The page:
Ingushetia is very close to a state of affairs in which rebel posts are seen more frequently than those of the police or the Russian army. Does the Kremlin understand this? Probably so, but it still believes that the problem can be solved using a carrot-and-stick strategy.

On July 18, Vladimir Ustinov, the Russian president’s envoy to the Southern Federal District, visited Ingushetia. His visit to the republic has demonstrated that the Kremlin seeking to avoid changing anything in its policy toward the region, even if this policy is completely ineffective.

Accompanied by Ingushetia’s president, Murat Zyazikov, Ustinov first of all visited Dzheirakh, a mountain district of the republic. During his trip to Dzheirakh, Ustinov spouted all the standard phrases about there being positive tendencies in the economic development of Ingushetia and about how he expected greater results in the future (RIA Novosti, July 19). Ustinov then visited some facilities in Nazran and an Orthodox church in the village of Ordzhonikidzevskaya. Thus the envoy demonstrated the Russian government’s determination to continue to implement the program of encouraging ethnic Russians to return to Ingushetia, despite the fact that many Russian civilians have been killed in the region. After his journey to Ordzhonikidzevskaya, Ustinov went to the Ingush capital Magas, where he met with republican security officials. He called upon them “to improve coordination” between different security agencies (Interfax, July 18). This, in fact, means that the envoy wanted the FSB and police officers from other regions of the country to cooperate closely with the Ingush police. Yet Ustinov did not explain how the Ingush police can be trusted when many of the most active local officers have been killed and others could simply be secret rebel sympathizers.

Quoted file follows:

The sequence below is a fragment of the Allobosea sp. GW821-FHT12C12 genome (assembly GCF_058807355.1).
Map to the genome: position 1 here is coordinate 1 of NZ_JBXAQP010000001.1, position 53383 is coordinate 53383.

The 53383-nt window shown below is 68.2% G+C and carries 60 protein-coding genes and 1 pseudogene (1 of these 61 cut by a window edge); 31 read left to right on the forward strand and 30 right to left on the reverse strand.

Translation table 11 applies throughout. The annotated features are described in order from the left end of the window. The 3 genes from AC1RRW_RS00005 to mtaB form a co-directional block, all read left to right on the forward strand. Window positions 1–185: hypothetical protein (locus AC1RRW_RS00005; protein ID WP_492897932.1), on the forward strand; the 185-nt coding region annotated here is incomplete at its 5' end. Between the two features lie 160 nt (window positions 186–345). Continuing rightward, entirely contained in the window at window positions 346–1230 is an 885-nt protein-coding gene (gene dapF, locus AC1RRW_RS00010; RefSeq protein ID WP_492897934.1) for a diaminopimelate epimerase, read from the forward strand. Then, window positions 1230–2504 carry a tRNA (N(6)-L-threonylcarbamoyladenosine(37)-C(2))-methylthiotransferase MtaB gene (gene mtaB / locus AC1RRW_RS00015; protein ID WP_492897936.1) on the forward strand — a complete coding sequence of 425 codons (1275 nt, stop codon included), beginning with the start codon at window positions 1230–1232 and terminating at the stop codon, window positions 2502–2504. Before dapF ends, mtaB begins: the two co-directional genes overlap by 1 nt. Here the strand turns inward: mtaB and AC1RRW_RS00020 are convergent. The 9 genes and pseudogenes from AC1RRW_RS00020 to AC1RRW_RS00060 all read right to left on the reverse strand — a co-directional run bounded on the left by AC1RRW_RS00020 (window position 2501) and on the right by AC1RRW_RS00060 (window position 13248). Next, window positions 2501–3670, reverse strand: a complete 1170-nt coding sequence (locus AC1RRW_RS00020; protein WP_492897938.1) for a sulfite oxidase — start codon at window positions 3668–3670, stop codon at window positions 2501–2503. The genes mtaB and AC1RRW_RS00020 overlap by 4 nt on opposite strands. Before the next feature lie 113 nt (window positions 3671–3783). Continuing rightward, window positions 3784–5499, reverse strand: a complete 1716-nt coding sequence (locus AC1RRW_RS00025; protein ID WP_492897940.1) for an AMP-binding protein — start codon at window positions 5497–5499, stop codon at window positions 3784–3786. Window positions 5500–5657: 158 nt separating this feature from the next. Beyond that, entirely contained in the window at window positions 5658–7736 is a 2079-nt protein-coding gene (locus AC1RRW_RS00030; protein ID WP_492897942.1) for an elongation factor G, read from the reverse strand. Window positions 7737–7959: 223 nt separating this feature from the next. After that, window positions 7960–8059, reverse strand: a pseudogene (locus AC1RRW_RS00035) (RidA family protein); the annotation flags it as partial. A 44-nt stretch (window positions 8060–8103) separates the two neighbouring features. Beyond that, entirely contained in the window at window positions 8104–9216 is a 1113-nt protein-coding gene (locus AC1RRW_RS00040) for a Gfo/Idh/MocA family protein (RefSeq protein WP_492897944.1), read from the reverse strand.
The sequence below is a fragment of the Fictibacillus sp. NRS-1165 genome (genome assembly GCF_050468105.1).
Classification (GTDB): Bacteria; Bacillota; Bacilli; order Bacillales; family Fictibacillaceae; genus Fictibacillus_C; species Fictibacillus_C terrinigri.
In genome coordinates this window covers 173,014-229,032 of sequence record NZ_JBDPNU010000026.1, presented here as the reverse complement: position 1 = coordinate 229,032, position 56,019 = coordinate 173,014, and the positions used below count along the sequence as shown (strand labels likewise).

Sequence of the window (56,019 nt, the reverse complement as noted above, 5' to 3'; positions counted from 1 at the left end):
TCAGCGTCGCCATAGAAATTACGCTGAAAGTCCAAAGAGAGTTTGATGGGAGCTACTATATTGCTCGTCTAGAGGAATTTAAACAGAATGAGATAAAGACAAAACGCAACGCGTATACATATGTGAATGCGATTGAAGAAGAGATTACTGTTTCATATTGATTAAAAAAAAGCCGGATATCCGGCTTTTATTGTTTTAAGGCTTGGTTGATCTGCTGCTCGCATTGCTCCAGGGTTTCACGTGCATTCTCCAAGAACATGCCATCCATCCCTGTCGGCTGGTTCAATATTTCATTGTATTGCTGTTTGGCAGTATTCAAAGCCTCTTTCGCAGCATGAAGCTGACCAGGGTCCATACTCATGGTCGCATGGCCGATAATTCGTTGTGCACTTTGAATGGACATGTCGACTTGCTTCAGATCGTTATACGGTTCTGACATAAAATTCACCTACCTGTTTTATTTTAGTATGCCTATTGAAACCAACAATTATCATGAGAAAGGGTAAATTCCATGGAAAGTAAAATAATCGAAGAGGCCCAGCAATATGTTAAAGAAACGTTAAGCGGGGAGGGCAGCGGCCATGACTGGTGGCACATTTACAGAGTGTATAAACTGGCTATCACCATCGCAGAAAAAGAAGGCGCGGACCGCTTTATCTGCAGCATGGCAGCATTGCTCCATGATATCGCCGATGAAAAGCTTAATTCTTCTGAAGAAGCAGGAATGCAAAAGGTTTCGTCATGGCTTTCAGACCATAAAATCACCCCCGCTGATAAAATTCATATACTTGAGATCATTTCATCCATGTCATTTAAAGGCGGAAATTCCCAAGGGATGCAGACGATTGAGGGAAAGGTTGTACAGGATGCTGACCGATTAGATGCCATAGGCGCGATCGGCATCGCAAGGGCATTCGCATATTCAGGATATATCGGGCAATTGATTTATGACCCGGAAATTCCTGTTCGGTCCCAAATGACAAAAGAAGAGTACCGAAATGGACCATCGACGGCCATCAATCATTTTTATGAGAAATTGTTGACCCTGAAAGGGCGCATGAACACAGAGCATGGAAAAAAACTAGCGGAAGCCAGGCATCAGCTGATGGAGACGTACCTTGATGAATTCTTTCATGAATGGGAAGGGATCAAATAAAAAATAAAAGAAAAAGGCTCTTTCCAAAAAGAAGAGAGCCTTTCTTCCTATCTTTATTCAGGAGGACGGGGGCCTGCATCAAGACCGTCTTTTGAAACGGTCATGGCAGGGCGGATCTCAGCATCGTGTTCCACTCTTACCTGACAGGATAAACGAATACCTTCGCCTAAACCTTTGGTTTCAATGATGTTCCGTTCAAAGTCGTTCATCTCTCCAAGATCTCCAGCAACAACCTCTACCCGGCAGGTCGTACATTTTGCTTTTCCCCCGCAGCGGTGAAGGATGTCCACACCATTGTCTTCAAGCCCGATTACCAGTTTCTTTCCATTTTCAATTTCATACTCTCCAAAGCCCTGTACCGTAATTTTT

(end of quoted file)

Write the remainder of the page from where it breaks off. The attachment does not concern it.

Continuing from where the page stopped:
Ustinov ended his visit to Ingushetia promising offering the obligatory promise to Murat Zazikov to provide more financial support to the republic (Interfax, July 18). He also declared that traditional Islam should be cultivated in the republic and called upon the Ingush youth not to use violent illegal methods of fighting against “social evils that we still have in our world” (Interfax, July 21). The envoy did not explain what methods the Ingush should use, given that everything in Ingushetia is forbidden, including the freedom of assembly.

More money and better coordination between different security agencies: That is what Russian officials have been saying for many years when asked to explain how they are going to solve the Caucasus problem. What else could they say, given that Kremlin’s political will to change anything in the Caucasus, and especially in Ingushetia, is paralyzed? Only when the black flag of jihad is openly hoisted in Ingush, Chechen and Dagestan cities, might they make up their minds to start serious political reforms in the North Caucasus. By then, however, it will already be too late.